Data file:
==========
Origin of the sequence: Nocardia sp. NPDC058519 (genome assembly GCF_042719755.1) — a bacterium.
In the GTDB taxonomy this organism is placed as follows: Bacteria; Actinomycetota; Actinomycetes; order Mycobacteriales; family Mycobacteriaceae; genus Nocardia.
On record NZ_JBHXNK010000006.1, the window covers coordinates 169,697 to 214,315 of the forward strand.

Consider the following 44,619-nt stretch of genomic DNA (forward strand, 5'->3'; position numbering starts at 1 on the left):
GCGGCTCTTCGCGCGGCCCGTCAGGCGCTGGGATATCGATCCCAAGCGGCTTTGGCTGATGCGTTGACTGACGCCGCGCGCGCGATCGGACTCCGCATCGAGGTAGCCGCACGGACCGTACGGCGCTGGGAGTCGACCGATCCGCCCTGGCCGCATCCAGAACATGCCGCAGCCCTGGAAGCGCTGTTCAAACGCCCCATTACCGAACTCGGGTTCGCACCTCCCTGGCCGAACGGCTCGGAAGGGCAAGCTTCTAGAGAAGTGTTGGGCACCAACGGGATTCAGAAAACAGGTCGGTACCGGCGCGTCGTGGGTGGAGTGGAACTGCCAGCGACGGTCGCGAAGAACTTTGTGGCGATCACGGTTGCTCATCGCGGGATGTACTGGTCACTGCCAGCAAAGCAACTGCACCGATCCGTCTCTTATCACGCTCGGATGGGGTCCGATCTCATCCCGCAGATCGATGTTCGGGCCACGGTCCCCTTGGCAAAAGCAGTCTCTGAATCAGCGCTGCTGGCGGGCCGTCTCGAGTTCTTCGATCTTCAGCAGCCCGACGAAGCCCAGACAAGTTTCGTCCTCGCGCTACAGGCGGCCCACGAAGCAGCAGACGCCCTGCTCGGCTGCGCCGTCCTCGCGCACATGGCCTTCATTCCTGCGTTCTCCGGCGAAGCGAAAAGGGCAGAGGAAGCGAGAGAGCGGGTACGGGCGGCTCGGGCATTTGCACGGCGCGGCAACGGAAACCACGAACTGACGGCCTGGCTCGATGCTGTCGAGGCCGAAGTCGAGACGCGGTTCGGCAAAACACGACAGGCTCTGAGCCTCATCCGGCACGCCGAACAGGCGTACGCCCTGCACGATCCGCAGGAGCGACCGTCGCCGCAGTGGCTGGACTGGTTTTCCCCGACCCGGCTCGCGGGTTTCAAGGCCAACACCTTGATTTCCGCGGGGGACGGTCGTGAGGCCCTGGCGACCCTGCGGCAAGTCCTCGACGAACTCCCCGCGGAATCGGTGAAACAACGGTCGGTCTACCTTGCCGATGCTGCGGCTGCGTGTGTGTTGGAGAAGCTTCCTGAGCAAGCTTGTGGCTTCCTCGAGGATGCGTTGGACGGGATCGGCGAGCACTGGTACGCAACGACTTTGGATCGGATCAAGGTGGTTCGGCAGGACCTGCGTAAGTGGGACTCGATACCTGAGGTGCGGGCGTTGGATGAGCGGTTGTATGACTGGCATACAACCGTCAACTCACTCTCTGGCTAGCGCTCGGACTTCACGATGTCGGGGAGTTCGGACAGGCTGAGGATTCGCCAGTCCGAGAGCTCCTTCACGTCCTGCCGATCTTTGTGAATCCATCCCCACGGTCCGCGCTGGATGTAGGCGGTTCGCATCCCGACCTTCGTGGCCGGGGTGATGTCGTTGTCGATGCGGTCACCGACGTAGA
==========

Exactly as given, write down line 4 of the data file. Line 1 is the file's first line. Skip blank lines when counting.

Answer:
Consider the following 44,619-nt stretch of genomic DNA (forward strand, 5'->3'; position numbering starts at 1 on the left):